The latest Bulletin is behind schedule for a variety of reasons. It is at the printers as this is written, but members won’t receive their copies in the mail before mid-April. They’ll no doubt notice that some stories are already out of date. Hence the reason for a different approach. In November, we launched a monthly online newsletter, under the somewhat prosaic banner Atlantic Transport News. This collection of current transportation news from around the region seeks to fill a need that just isn’t possible with a biannual print publication. Our objective is to publish on (or shortly after) the first weekend of each month. Don’t hold us to that – this is, after all, a project of entirely volunteer effort! But all members and/or readers can help us with this, by contributing content, be it news tips, updates of happenings in your area, newsworthy photos, or complete short stories.

With this initiative comes a change in direction for the Bulletin. In the upcoming issue you’ll notice there’s less emphasis on news content, and more on in-depth features, analysis and opinion. In an era where the overwhelming majority of our membership and other followers enjoy access to the Internet, we think this approach makes sense, although we recognize that most members still appreciate receiving a hard copy in the mail twice a year – a tangible symbol of their membership they can hold in their hands and read at leisure.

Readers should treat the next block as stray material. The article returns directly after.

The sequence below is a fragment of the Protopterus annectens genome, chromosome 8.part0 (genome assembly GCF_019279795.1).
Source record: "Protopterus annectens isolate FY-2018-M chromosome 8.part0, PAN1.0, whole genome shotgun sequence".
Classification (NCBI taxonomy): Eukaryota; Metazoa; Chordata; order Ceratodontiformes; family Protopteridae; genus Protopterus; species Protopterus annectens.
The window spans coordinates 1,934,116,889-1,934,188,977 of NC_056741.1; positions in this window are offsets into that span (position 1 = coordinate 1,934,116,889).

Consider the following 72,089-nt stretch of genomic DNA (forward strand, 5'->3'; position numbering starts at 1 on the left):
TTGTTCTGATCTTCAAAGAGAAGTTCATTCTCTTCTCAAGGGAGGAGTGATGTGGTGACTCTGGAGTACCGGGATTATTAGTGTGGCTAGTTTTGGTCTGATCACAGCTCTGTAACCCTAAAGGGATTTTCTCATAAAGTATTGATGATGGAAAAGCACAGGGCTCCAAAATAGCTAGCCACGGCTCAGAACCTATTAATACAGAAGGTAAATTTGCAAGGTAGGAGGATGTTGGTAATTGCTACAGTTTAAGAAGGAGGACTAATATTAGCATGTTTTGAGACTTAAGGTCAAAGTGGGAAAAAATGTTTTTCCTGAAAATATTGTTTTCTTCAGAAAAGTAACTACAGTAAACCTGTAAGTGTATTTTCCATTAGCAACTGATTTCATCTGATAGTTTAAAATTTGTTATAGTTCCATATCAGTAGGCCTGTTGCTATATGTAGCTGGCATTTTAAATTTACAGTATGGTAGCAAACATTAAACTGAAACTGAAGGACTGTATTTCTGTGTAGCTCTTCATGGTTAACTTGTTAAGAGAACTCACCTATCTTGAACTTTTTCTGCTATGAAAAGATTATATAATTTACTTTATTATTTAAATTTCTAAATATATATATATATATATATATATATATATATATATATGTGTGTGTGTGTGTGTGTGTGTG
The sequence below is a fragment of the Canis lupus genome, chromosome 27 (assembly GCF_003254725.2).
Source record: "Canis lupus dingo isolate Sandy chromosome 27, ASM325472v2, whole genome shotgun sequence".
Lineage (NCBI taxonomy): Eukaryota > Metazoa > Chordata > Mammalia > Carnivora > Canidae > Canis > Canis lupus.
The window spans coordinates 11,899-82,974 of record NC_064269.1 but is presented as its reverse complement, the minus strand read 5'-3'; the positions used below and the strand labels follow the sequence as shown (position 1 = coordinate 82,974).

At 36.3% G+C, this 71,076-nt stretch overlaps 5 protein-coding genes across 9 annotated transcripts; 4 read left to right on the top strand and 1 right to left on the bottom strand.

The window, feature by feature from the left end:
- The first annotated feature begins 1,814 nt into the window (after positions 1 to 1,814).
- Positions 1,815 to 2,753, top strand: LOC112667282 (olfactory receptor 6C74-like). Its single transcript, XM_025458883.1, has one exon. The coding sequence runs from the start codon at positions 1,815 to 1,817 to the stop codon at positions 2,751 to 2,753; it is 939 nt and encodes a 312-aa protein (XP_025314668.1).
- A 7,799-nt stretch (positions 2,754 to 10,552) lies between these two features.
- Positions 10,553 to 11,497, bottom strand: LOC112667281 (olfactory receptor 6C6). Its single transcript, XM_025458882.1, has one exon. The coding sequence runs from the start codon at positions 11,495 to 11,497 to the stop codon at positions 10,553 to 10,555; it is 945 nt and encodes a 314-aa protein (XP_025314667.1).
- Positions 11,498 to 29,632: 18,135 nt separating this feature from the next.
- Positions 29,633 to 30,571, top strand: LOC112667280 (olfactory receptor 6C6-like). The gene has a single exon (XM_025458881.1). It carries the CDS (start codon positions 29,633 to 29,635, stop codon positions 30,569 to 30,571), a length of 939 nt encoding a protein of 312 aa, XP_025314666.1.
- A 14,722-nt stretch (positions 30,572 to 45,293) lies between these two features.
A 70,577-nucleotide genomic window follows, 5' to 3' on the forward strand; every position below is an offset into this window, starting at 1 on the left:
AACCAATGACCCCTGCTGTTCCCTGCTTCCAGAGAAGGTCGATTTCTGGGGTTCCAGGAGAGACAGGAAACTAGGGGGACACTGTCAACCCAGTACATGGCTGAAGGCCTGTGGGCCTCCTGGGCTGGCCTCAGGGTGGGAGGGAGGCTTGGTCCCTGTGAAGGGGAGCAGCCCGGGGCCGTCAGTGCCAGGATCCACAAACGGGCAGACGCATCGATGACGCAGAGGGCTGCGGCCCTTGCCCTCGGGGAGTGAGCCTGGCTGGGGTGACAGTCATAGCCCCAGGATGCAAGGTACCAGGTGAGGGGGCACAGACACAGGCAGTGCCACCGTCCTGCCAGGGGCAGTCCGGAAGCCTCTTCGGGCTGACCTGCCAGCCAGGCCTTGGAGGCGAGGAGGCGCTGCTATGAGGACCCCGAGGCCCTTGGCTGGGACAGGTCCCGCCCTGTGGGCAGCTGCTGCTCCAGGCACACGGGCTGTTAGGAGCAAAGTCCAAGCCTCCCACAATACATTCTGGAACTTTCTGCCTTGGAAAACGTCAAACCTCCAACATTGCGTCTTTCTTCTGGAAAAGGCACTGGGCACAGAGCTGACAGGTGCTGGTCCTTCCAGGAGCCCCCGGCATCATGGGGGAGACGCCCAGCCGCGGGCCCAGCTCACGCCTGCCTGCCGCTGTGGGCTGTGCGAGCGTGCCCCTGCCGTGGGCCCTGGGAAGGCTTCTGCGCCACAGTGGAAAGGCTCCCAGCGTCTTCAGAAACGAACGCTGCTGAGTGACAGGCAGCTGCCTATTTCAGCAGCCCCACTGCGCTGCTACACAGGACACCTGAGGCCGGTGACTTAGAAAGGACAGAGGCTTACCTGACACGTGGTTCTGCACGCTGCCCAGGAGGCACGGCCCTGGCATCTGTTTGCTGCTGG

Please, let us know what you think. You can reach us by e-mail at atlantic@transportaction.ca. Perhaps you might even have a suggestion for a more catchy name for this online publication, or some thoughts on how we can make the Bulletin a more appealing product and a more effective vehicle for promoting our agenda. But please don’t forget all this is an effort of volunteers – and we don’t have nearly enough of them. If you believe you have something to contribute, do not hesitate to step forward.  TAA needs you!

A Vision for Public Transportation in the Maritimes

We can get there from here – it just takes co-operation

By David Coon

The old saying in downeast Maine that says, “You can’t get there from here,” nearly became reality for people needing to travel between northern and southern New Brunswick last month, unless they could drive. 

The federal Crown corporation that provided passenger rail service between Campbellton, Moncton and Halifax stopped its trains from venturing east of Quebec last year.  Next, PEI-based Maritime Bus came close to taking its buses off the road as the pandemic ate into its ridership.  An 11th hour decision by Premier Higgs to provide a $750,000 grant kept the bus links between Fredericton and Edmundston, Moncton and Campbellton, and Fredericton and Moncton, for now.

In the extreme southwest of the province, the Higgs government has been funding the tiny summer tourist ferry between Campobello Island and Deer Island to provide service through the winter. This enables Campobello residents to avoid the long trip through the hot zone that America has become, while providing a link to the island for mainlanders who can no longer cross into the U.S.  Service is spotty since it was never designed for the wind and seas that winter brings.